Ruby Lake


Ruby Lake is a 15 acre man-made lake named after Mr. Stark’s second wife, Ruby Childers Stark. For decades the lake has been a heronry for many species of migratory aquatic birds that nest from late winter to early summer. Alligators, turtles, snakes, fish and a variety of other creatures can also be seen in and around the lake throughout the year.

Unfortunately, in recent times the water quality of Ruby Lake had degraded due to excessive nutrient concentrations and low dissolved oxygen levels, brought on by years of deposited excrement from seasonally nesting birds, repeated algae blooms, and lake stagnation. As a result, aquatic weeds and algae flourished while wildlife populations dwindled.

Efforts to begin restoring water quality began in the spring of 2012. The first step was to address the aggressive growth of non-native aquatic invasive weeds, in particular, duckweed (Lemna minor), that had almost completely covered Ruby Lake. Dye was added to the lake in early spring to suppress the emergence and growth of the duckweed. The results were nothing short of remarkable with a dramatic reduction in duckweed coverage on Ruby Lake in less than two years.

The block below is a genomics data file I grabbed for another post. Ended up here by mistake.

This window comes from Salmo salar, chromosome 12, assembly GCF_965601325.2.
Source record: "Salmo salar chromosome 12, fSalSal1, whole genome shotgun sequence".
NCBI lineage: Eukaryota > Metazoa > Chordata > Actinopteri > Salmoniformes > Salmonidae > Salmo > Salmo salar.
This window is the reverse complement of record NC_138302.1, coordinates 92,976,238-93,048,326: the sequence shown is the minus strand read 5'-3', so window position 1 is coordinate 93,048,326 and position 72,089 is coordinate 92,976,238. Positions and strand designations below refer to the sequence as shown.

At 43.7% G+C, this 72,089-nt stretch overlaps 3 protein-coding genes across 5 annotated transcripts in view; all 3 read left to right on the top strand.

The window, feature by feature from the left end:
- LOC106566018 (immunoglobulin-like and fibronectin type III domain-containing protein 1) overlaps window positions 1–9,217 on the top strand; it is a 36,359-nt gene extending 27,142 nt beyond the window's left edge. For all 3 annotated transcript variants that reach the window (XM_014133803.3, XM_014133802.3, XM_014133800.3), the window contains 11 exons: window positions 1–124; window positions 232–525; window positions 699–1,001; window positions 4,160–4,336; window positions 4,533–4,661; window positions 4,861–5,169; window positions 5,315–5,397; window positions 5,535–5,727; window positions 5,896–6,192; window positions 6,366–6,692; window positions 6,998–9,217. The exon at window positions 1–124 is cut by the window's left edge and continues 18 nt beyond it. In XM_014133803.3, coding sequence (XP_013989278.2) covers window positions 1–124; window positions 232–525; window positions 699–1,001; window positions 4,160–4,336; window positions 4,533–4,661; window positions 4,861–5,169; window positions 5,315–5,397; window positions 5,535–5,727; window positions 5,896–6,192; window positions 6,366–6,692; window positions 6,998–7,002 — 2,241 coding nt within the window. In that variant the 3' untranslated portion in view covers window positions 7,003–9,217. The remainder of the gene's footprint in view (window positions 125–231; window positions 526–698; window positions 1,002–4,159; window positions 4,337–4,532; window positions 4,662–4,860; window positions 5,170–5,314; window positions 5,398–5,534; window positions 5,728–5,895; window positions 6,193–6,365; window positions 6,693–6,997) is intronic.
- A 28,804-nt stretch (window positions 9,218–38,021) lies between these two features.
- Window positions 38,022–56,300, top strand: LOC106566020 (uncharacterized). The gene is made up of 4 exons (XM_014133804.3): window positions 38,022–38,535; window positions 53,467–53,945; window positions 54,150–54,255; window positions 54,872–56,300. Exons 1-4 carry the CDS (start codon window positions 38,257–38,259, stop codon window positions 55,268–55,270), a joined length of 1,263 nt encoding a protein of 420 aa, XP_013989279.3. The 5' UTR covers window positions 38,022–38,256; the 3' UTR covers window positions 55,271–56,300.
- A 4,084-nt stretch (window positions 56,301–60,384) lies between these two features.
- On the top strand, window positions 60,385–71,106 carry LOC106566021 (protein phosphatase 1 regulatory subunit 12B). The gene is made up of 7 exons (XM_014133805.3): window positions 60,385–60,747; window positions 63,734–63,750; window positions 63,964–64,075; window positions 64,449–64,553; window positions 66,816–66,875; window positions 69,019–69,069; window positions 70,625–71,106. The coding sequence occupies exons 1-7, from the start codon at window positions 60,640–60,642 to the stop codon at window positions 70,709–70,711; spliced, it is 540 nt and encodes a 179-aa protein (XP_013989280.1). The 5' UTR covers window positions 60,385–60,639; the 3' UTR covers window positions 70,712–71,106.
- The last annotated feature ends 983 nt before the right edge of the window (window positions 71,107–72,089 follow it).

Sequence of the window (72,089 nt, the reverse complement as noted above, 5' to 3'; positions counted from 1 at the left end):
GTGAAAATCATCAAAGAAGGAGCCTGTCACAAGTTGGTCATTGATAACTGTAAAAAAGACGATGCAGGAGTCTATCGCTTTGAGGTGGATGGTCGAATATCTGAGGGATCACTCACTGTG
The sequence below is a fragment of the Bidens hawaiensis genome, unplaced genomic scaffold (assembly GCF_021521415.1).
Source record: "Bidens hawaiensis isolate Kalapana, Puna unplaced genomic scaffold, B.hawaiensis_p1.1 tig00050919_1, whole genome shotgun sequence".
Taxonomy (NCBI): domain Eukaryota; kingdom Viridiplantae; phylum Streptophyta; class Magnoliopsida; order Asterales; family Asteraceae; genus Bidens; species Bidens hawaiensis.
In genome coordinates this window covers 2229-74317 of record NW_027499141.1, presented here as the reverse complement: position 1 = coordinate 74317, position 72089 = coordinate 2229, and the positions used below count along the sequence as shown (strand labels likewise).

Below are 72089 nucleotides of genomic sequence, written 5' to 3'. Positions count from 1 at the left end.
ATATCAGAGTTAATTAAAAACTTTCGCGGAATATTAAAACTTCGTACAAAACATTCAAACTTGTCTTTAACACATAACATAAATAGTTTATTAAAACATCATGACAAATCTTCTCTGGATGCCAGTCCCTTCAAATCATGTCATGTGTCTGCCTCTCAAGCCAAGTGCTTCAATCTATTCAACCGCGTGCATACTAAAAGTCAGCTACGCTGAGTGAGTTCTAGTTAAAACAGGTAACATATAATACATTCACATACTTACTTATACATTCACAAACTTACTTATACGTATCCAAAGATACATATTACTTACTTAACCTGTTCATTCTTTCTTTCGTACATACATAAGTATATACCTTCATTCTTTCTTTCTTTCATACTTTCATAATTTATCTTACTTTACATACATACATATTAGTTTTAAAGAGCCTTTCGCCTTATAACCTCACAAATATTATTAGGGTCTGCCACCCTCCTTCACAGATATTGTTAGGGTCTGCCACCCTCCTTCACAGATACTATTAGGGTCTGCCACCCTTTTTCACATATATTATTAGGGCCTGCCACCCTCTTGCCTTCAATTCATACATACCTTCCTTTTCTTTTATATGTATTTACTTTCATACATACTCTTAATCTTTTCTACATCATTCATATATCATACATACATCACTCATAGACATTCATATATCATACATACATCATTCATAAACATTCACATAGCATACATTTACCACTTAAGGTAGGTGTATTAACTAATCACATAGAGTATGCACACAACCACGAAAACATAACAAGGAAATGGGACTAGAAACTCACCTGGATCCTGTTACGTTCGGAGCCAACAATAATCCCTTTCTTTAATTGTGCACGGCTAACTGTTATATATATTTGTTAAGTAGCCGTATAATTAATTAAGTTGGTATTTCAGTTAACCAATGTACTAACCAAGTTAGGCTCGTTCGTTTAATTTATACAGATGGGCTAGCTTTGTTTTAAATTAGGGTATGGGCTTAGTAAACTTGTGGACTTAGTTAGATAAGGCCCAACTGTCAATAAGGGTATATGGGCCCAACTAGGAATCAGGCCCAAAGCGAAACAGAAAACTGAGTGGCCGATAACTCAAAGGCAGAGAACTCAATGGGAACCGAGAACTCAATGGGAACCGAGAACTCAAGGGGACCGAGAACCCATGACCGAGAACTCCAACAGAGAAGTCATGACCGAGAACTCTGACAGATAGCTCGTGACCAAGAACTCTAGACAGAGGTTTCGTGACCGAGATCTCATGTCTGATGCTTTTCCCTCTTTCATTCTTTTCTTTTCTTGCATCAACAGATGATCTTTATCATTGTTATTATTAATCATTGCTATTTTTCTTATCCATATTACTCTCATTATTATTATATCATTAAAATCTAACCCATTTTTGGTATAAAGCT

In the Fall of 2014, staff attacked the next challenge, reversing low dissolved oxygen concentrations in Ruby Lake that were reducing aquatic wildlife populations. An aeration system was added to the lake utilizing 20 micro-bubblers connected to 7,700 feet of weighted air hose. Aeration of Ruby Lake was able to significantly raise dissolved oxygen levels in a few short months. With time, staff hopes that continued aeration will encourage naturally occurring bacteria to decompose excess phosphates left from decades of bird excrement. Interestingly, a secondary benefit of aeration noted by staff was the continued suppression of duckweed, mostly likely due to the rapid turnover and movement of water.

Finally, in order to sustain existing and encourage the future return of bird populations to nest at Ruby Lake each year, artificial frameworks were added to the trunks of dead bald cypress trees during the winter of 2014-15 in the form of nesting platforms.

The road to a healthy and balanced aquatic ecosystem is a long one. Even so, by the end of 2015 Ruby Lake was showing positive signs of recovery. Dissolved oxygen content in the lake was within standards acceptable to most aquatic wildlife, invasive aquatic weed populations were dramatically lower, aquatic diversity was noticeably greater, other wildlife populations visiting Ruby Lake had rebounded, and the clarity of water in Ruby Lake was significantly improved.